Musuem

Kirsty Mitchell, The Storyteller, from the Wonderland series. Photograph © Kirsty Mitchell,

Kirsty Mitchell, The Storyteller, from “The Wonderland” series. Photograph © Kirsty Mitchell.

“Once upon a time the fairy tales begin. But then they end and often you don’t know really what has happened, what was meant to happen, you only know what you’ve been told, what the words suggest,” wrote Joyce Carol Oates. Perhaps it is for this reason, because they are both malleable and imposing, that these old stories have woven themselves thoroughly into our cultures. Again and again, they are revisited and reinterpreted and rewritten to reflect—or rebuke—the present.

Usually we puzzle over their endings; they seem arbitrary and sudden, not at all circumstances conducive to the stability of a Happily Ever After. That end is often where our fantasies begin. In revivals and epilogues—written by great writers like Roald Dahl, Stephen Sondheim and Margaret Atwood—the characters live on to confront new challenges.

Clothing illustrating ͞Little Red Riding Hood.͟ From left to right: 18th-cetury cloak, 19th-century nightgown, 1970s cloak by Giorgio di Sant’Angelo, cloak by Altuzarra, dress by Dolce and Gabbana, ensemble by Comme des Garçons. Chanel No. 5 video courtesy of Chanel. Photograph © 2016 The Museum at FIT

Clothing illustrating “Little Red Riding Hood”. From left to right: 18th century cloak, 19th century nightgown, 1970s cloak by Giorgio di Sant’Angelo, cloak by Altuzarra, dress by Dolce&Gabbana, ensemble by Comme des Garçons. CHANEL No. 5 video courtesy of CHANEL. Photograph © 2016 The Museum at FIT.

Cinderella’s glass slipper, the Mirror on the Wall, Red Riding Hood’s cape: fashion often provides a plot point in fairy tales. Great designers, too, have reinterpreted these tales. The newest exhibit at the Museum at FIT/Fashion Institute of Technology, Fairy Tale Fashion, opening January 15, explores how designers have visited these classic stories in clothes. A peek inside this storybook collection of couture and historical pieces is at the link.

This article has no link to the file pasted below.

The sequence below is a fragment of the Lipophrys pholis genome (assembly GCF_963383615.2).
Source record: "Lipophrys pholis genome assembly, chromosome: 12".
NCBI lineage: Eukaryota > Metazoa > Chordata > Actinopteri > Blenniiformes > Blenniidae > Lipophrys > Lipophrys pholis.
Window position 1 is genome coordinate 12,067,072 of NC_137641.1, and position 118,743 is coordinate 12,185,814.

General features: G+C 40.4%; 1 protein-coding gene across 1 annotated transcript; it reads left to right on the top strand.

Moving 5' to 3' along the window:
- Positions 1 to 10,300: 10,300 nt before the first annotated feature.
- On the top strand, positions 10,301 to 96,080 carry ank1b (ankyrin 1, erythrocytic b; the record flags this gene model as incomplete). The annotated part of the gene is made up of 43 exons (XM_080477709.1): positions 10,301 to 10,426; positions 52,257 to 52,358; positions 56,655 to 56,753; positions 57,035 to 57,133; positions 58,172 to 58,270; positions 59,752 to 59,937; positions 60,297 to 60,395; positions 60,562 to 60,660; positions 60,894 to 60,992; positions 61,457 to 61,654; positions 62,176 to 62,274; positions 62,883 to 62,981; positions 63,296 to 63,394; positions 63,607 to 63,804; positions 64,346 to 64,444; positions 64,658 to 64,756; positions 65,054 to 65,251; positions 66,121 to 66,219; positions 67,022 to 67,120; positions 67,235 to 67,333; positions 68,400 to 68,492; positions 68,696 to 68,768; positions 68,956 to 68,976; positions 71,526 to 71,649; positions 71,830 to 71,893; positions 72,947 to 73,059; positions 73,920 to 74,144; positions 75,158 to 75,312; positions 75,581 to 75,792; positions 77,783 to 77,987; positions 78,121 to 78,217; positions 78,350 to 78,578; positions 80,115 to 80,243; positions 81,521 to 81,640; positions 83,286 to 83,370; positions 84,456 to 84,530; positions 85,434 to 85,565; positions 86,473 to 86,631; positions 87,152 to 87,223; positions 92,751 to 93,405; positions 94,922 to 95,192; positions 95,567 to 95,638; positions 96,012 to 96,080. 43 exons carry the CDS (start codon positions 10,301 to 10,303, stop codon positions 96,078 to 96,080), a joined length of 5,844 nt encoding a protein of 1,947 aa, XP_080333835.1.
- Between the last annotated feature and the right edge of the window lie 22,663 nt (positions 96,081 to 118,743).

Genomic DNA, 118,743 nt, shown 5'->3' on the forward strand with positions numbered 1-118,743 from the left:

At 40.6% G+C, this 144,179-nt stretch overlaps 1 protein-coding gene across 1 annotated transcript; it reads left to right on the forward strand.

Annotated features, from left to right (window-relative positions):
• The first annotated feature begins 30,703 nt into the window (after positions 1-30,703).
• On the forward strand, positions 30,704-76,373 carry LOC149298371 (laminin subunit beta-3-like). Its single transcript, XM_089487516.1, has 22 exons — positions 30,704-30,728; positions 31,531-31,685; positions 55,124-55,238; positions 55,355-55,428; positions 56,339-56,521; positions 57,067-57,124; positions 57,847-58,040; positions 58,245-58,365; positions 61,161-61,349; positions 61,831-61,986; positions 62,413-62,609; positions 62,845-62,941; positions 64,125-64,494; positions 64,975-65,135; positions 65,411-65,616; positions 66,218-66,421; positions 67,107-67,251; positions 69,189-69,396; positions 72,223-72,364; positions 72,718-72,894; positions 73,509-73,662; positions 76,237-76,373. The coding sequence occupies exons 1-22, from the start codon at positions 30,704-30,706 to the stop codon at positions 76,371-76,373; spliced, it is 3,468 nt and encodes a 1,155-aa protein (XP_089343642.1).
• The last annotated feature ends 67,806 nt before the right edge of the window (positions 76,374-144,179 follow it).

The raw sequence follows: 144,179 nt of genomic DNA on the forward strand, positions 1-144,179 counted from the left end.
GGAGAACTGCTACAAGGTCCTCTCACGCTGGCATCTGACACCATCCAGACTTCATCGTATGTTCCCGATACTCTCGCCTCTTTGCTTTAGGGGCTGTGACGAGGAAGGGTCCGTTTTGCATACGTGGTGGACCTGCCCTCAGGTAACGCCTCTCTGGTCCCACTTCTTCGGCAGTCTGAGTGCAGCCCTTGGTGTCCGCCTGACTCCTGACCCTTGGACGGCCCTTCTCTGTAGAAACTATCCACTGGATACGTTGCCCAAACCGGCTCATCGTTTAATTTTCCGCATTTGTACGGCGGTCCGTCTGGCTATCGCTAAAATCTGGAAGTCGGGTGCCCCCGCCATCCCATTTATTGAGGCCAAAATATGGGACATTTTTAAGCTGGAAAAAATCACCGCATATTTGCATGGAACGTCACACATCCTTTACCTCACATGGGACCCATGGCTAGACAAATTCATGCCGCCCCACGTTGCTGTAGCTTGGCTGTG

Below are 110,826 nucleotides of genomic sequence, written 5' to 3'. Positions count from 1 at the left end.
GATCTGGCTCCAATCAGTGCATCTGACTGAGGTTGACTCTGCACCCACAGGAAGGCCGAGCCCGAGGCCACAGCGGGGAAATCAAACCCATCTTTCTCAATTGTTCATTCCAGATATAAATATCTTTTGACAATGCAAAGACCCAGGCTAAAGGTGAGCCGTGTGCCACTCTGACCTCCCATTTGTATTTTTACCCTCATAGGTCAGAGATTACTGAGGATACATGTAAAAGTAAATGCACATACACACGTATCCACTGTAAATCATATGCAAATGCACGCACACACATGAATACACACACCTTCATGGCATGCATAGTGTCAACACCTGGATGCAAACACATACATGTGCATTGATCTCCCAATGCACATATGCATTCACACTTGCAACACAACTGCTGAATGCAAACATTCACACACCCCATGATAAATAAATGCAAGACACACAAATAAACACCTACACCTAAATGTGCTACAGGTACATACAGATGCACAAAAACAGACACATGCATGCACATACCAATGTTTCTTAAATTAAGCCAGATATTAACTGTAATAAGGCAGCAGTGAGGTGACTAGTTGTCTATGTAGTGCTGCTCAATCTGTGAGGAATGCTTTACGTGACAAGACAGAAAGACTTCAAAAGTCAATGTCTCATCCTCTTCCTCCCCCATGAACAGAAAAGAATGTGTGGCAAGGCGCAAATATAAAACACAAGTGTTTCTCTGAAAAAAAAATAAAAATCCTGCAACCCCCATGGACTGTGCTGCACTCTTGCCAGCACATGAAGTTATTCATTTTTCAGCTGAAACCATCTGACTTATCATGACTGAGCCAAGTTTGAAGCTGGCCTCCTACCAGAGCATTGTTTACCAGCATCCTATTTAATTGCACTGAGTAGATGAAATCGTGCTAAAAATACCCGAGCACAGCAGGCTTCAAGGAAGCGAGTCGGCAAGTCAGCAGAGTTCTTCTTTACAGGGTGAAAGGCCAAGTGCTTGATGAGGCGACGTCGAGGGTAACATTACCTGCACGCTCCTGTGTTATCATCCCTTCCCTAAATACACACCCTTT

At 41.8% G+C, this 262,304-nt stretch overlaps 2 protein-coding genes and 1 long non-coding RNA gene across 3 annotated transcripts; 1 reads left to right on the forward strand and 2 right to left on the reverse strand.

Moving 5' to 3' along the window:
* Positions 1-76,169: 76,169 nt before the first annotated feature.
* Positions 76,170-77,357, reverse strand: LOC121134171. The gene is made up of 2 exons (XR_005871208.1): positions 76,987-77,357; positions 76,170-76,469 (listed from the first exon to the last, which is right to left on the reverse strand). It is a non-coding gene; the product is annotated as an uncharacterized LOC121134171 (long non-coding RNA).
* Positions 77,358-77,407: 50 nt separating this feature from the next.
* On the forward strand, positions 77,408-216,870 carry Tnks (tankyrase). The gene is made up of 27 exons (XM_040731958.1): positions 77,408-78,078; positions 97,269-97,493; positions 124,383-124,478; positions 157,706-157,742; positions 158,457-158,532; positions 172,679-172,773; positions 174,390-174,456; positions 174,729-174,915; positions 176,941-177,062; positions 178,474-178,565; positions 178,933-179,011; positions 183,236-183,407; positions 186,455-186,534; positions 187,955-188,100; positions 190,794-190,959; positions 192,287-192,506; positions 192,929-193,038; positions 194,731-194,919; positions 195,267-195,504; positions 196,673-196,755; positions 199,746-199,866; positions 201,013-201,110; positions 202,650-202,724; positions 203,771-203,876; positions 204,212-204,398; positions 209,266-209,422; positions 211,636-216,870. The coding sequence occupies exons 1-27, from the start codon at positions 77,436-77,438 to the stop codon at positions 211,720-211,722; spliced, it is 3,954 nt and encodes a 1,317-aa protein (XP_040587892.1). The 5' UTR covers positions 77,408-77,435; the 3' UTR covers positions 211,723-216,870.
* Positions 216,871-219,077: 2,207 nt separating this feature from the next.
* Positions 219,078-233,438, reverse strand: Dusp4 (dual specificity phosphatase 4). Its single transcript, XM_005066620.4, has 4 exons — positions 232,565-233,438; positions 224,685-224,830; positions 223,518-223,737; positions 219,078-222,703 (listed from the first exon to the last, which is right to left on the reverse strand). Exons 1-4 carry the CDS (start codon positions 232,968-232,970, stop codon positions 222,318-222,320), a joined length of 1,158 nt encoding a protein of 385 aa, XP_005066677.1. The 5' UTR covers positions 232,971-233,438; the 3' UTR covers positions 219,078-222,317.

CHAPTER TWO: READ MORE

{ 0 comments }

Iris Apfel

Our favorite nonagenarian style icon, Iris Apfel is making headlines again. The Boston Globe reports that she’s donating over 600 articles of clothing and accessories (we’re talking the likes of Lagerfeld, Dior, McQueen) to the Peabody Essex Museum in Massachusetts.

All 600 enviable pieces were already lent to the museum during its 2009 exhibition, “Rare Bird of Fashion: The Irreverent Iris Apfel.” After reading the news of her collection’s permanent return to the museum, we thought it a perfect time to open our treasure chest and relive our interview with Apfel—shot as she as she marked the exhibition’s opening by styling our Nordstrom Northshore windows.

“If you can have one good little black dress and have a lot of accessories, you can change the look of the dress, and you can have umpteen outfits and always look good.”—Iris Apfel

This rare bird of fashion is sheer delight.

{ 5 comments }

Los Angeles County Museum of Art, Gift of Mrs. Aldrich Peck.

*Credit as below.

*Los Angeles County Museum of Art, Purchased with funds provided by Suzanne A. Saperstein and Michael and Ellen Michelson, with additional funding from the Costume Council, the Edgerton Foundation, Gail and Gerald Oppenheimer, Maureen H. Shapiro, Grace Tsao, and Lenore and Richard Wayne

All images: © 2011 Museum Associates/ LACMA, Licensed by Art Resource, NY

Picture it: 18th-century Paris. It’s the height of the ornate and playful Rococo period and France’s capital is considered the tastemaker of the western world. See it all for yourself. If you’re in the Los Angeles area, mark your calendar and head to the Getty Center’s exhibit, Paris: Life and Luxury, April 26–August 7.

Experience the lifestyle of elite Parisians during the mid-1700s as you wander through thoughtfully curated rooms featuring fashions, paintings, sculptures and the day-to-day objects of Paris’ upper echelon.

Roughly 160 pieces from museums and private collections the world over culminate to bring you into the grand homes and daily life of Europe’s cultural epicenter.

More info at The Getty Center Los Angeles.

{ 0 comments }